In the US, universities usually are made up of multiple colleges or schools.
    Boston University, for example, awards degrees at the Bachelor's, Master's, and doctoral level.
    CVs of graduates of programs there would list
    <degree abbreviation> in <department or program>, Wheelock College of Education and Human Development, Boston University.
    At Loyola University Chicago, the corresponding line in the cv would be
    <degree abbreviation> in <department or program>, School of Education, Loyola University Chicago.

    I suggest the same format for a degree outside the US: Broad degree level as it is called in your country (translated into English rather than into the American equivalent degree), department from which you received the degree, school within the university, and university.
    For example, Master of Arts in Educational Management, Faculty of Educational Studies, Lomonosov Moscow State University.

    If your university doesn't have all three levels -- department, school, university, -- then just include whatever it does have.
     
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    PaulQ

    Banned
    UK
    English - England
    we, who once graduated from such a university, translate it as a Teacher Training University
    In BE, these institutions are now historical. We used to call them "Colleges of Education" or, more informally, "Teacher-Training Colleges." However, a series of "reforms" in the 70s and 80's saw most, if not all of these absorbed by nearby universities; close, broaden their syllabuses, or change altogether.

    If you use "College of Education" then people will understand the equivalence.
     
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    By-the-sea

    Member
    English - Scotland
    In the UK and EU, they tend to be called things like University of Education, School of Education, Faculty of Education, Department of Education. It seems likely that one of these will be adequate for your purposes. Pedagogy is not used in the UK, but that does not mean it cannot be used in the Russian context.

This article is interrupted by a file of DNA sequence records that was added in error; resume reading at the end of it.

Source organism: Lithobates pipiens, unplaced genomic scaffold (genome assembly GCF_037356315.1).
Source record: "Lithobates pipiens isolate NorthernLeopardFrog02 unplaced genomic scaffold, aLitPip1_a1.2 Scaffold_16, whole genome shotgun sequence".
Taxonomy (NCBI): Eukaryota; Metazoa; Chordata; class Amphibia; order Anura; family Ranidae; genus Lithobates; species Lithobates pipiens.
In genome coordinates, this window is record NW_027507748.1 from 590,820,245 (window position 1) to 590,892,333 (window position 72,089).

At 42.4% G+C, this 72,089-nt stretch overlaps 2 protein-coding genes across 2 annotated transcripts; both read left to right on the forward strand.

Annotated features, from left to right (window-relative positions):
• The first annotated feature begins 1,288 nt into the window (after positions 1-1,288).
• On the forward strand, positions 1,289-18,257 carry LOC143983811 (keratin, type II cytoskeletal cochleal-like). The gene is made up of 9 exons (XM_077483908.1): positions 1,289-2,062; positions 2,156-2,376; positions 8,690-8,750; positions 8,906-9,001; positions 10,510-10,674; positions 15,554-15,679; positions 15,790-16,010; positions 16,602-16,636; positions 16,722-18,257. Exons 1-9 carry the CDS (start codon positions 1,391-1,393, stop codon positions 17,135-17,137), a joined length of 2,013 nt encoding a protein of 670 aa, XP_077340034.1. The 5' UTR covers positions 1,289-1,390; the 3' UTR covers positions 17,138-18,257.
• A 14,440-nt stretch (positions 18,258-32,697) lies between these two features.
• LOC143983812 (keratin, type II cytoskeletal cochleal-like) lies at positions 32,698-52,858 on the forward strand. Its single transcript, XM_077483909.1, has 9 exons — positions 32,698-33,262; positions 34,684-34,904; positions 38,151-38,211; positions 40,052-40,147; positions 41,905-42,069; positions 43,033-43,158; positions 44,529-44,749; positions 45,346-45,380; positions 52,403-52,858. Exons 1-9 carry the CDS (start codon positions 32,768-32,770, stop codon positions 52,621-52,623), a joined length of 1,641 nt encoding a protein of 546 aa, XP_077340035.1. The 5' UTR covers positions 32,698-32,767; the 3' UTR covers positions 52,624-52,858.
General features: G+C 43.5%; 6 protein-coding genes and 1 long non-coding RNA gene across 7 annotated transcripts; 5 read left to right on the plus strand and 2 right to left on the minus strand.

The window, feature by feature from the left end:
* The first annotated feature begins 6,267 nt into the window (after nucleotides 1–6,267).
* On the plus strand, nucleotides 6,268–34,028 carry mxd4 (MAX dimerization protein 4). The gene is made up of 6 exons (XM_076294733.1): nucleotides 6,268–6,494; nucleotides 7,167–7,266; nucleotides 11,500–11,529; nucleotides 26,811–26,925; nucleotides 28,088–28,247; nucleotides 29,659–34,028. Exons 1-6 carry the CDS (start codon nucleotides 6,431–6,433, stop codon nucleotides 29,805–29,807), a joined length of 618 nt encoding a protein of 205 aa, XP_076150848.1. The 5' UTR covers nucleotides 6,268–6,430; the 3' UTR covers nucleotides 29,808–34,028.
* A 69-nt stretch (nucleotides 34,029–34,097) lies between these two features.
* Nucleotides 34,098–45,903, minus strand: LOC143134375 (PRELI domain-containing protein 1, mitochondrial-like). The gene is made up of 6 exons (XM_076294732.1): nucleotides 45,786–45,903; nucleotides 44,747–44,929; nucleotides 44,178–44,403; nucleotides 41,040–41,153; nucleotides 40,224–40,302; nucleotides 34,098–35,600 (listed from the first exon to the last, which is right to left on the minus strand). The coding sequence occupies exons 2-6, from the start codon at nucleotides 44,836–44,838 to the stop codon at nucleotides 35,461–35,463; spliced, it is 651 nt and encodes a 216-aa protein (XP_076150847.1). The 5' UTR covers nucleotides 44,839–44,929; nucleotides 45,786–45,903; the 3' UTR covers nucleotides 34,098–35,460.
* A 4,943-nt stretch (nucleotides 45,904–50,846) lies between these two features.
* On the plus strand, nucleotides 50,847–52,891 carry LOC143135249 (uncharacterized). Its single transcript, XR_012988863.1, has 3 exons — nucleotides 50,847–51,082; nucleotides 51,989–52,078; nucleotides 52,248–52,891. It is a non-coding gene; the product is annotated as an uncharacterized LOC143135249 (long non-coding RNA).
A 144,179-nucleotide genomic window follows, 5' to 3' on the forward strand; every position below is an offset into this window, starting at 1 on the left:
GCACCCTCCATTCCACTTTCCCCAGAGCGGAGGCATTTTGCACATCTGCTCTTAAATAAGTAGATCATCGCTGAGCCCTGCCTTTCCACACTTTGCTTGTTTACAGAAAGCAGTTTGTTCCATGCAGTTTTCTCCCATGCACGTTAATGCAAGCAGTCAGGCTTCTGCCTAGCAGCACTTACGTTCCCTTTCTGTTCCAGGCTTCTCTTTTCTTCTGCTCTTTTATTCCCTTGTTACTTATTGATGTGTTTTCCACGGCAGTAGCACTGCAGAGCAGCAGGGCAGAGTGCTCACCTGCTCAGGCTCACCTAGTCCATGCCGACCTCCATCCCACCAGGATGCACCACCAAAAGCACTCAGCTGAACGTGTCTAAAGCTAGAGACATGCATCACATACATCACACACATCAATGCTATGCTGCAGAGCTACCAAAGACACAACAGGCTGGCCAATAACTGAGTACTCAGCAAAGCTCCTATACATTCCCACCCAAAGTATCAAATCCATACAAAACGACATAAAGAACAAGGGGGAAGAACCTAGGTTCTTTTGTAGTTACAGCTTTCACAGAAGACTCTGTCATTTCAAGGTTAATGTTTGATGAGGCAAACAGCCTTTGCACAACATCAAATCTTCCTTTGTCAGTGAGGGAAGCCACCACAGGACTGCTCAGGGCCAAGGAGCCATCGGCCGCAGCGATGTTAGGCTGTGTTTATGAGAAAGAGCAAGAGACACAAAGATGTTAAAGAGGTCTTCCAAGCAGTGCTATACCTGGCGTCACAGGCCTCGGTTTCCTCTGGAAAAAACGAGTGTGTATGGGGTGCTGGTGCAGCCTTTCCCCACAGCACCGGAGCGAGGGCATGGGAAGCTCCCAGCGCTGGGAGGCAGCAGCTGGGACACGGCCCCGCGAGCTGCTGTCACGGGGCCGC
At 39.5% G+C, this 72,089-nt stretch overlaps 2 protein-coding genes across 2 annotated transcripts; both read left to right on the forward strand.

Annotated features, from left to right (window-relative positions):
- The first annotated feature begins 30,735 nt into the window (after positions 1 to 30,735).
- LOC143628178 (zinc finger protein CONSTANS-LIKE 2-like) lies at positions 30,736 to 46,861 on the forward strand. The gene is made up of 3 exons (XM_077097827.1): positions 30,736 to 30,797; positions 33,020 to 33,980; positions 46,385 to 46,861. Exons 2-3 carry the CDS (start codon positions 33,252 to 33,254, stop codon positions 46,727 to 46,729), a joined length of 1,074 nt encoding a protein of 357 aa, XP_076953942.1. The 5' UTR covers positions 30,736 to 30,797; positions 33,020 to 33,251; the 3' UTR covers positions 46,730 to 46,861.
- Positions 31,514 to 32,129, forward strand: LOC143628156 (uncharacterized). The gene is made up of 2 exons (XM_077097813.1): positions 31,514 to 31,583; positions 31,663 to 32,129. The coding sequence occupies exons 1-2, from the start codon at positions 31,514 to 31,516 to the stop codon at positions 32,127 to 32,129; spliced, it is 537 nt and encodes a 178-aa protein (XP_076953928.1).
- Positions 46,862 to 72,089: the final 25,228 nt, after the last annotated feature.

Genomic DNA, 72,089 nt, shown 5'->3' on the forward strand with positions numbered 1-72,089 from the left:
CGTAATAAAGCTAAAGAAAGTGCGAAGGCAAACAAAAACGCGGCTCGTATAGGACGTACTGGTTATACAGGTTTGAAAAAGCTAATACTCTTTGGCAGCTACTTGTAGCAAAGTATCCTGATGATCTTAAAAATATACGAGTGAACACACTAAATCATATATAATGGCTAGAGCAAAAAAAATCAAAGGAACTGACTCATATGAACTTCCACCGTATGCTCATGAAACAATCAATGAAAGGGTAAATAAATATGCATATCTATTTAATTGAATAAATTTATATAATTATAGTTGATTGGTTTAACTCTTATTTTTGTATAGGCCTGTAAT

The phrase 'teacher training' is being replaced with 'teacher education' (a reflection of the growing professionalization of teaching and shifts in how education/teaching are viewed). Teacher Training College works is more likely to be used in reference to the past.
     

    RM1(SS)

    Senior Member
    English - US (Midwest)
    My question is for those who live in English-speaking countries, how are such universities (or faculties), are called in your country?
    I would have said "teachers' college" as a generic term, and Google shows that there are actually several in the US that are named Teachers College.

    I don't know why S1m0n kept going on and on about the types of degrees they award. Must not have had his morning coffee yet.... :D
     
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    Alex_Dispatch

    Member
    Russian
    They would have attended universities. Their degrees will either be, at a minimum, a Bachelor of Arts [or Sciences] with a diploma in education, or a Bachelor of Education with a specialisation in [subject area]. Or more likely a BA or BSc plus a Master of Arts in education, which is usually a five year program.
    Thank you!
     

    Alex_Dispatch

    Member
    Russian
    This sounds like a question about how to list in a cv the administrative unit in the university where you earned a degree.

    In the US, universities usually are made up of multiple colleges or schools.
    Boston University, for example, awards degrees at the Bachelor's, Master's, and doctoral level.
    CVs of graduates of programs there would list
    <degree abbreviation> in <department or program>, Wheelock College of Education and Human Development, Boston University.
    At Loyola University Chicago, the corresponding line in the cv would be
    <degree abbreviation> in <department or program>, School of Education, Loyola University Chicago.

    I suggest the same format for a degree outside the US: Broad degree level as it is called in your country (translated into English rather than into the American equivalent degree), department from which you received the degree, school within the university, and university.
    For example, Master of Arts in Educational Management, Faculty of Educational Studies, Lomonosov Moscow State University.

    If your university doesn't have all three levels -- department, school, university, -- then just include whatever it does have.
    Thank you, Roxxxannne, for the detailed explanation!
     

    Alex_Dispatch

    Member
    Russian
    In the UK and EU, they tend to be called things like University of Education, School of Education, Faculty of Education, Department of Education. It seems likely that one of these will be adequate for your purposes. Pedagogy is not used in the UK, but that does not mean it cannot be used in the Russian context.

    The phrase 'teacher training' is being replaced with 'teacher education' (a reflection of the growing professionalization of teaching and shifts in how education/teaching are viewed). Teacher Training College works is more likely to be used in reference to the past.
    Thank you, By-the-sea!